Women surpass men in using credit wisely

Several studies have revealed that when it comes to investing in retirement and financial preparedness, men typically surpass women, as the latter tends to be more cautious. However, this slow and steady approach may pay off for women in regards to their credit standing and debt balances, new findings reveal.

Data from credit bureau Experian shows that women are typically more responsible than men when it comes to managing their money wisely, avoiding excessive credit card debt and taking steps to improve their credit scores and reports. The study shows that men carry 4.3 percent more debt than women, and have a 2 percent higher credit utilization amount. Perhaps as a result, men also carry more expensive mortgages, which are on average 4.9 percent larger than home loans extended to females. To add to the burden, males also have a higher incidence of late payments.

“When looking closer at our data and cross-referencing it with other data sources, we see that women working full-time in the United States earn approximately 23 percent less income than men but that women are taking steps to manage their finances better than men,”said Michele Raneri, vice president of analytics at Experian. “The most notable difference is that men are taking bigger individual mortgage loans than women, but it would appear that they are having a slightly more difficult time making those payments on time.”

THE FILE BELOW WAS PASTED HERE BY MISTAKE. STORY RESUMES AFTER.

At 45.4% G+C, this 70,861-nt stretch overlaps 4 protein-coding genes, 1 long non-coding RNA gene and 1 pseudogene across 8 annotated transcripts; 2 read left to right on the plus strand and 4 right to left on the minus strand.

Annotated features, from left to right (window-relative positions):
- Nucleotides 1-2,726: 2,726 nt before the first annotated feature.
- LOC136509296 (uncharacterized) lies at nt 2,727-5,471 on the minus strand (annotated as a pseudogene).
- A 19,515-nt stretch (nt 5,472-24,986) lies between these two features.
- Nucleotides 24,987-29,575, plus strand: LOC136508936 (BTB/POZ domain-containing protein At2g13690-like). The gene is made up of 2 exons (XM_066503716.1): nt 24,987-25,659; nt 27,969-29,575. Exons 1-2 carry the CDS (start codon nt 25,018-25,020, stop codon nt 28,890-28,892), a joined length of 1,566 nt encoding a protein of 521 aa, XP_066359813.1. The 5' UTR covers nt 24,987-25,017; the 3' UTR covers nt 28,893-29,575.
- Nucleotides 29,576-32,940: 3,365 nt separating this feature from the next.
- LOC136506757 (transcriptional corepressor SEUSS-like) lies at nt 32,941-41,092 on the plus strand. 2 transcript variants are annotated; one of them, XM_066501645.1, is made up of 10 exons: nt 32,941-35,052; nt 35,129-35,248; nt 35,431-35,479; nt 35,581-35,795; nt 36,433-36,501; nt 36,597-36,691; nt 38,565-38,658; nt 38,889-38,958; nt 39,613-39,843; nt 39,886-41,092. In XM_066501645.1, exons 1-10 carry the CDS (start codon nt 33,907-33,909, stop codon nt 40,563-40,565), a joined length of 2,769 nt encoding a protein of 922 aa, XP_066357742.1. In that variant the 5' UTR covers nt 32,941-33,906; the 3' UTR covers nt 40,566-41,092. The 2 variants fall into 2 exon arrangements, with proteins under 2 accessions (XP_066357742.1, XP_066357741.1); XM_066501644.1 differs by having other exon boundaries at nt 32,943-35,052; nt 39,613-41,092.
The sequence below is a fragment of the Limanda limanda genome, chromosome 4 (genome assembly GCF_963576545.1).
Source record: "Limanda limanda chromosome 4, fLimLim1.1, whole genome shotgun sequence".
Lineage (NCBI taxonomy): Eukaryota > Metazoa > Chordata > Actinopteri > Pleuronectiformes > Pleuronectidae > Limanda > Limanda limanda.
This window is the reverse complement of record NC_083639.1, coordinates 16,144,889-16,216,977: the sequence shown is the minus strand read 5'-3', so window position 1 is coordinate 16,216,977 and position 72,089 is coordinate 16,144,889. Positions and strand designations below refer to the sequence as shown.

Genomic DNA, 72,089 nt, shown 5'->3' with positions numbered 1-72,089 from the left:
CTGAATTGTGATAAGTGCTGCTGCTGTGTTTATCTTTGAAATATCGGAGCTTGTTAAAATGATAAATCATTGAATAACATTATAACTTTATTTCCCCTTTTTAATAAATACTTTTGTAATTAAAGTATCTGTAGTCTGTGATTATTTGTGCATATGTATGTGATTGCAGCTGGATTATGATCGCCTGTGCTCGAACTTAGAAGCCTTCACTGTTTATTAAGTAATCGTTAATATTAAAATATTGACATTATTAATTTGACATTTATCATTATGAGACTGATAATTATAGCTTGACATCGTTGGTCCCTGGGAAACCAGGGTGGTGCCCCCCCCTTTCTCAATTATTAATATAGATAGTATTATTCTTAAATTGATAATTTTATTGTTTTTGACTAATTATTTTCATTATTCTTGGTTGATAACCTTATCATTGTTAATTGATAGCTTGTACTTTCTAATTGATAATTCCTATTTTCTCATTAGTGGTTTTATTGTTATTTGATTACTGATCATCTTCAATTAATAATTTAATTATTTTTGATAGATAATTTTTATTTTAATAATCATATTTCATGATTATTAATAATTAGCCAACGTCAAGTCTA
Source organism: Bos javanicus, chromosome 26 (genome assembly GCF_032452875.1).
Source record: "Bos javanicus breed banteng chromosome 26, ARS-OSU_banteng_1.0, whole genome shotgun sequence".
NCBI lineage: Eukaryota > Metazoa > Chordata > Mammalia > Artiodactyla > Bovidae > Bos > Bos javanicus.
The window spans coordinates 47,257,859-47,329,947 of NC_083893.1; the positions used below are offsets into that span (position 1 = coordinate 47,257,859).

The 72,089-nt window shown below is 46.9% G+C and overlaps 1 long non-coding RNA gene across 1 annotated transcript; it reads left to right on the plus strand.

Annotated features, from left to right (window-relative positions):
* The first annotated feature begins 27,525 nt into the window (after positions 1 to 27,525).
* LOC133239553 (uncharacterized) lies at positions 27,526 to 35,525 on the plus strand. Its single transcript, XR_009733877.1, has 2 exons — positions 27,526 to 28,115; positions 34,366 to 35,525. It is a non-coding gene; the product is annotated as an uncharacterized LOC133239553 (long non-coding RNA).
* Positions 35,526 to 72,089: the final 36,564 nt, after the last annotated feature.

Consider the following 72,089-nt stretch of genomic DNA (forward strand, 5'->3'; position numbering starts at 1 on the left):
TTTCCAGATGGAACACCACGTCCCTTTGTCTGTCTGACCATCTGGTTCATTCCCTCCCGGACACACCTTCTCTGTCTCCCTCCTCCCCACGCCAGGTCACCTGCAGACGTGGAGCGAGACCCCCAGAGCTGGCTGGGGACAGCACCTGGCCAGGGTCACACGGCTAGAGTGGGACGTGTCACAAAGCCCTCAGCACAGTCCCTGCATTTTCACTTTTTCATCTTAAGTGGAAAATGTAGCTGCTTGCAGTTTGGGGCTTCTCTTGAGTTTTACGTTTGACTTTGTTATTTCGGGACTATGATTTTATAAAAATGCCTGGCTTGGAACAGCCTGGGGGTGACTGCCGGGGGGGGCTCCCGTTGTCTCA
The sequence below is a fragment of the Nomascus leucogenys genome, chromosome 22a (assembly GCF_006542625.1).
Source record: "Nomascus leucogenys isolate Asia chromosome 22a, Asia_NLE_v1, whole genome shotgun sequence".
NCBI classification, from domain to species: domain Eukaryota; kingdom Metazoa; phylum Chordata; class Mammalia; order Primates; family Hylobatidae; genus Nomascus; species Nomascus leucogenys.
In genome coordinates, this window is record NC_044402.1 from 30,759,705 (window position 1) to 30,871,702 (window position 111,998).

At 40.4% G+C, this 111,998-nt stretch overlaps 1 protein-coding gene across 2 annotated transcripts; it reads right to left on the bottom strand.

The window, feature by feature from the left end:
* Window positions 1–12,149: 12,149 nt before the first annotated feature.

Smart credit lessons for both genders

Good credit is crucial to keeping costs low and having access to financial opportunities, regardless of gender. Individual credit scores are imperative to obtaining favorable lending terms, securing a job and being assigned competitive insurance rates. When couples tie the knot and apply for a joint mortgage or auto loan, strong scores held by both applicants can help them get a more affordable loan.

Given the importance of credit in several categories, all individuals should implement smart credit tips to begin improving their standing. For example, males and females should make each and every bill payment on time, as payment history makes up the largest percentage of their credit scores.

Overdue balances can drag a score down quickly, and the better the credit score is, the more adversely it will be impacted by late payments. Keeping credit balances low is another important feature to strengthening a credit rating. Utilization rates – which is the ratio of revolving balances to available credit lines – makes up the second largest percentage of an individual’;s score, and maxing out cards or running up high balances can cause this ratio to spike.

It’s also important to avoid closing long-standing accounts or submitting excessive applications for credit, as both of these actions can chip away at a good credit rating.

 

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April Lewis-Parks
Director of Education and Public Relations

AParks@consolidatedcredit.org
1-800-728-3632 x 9344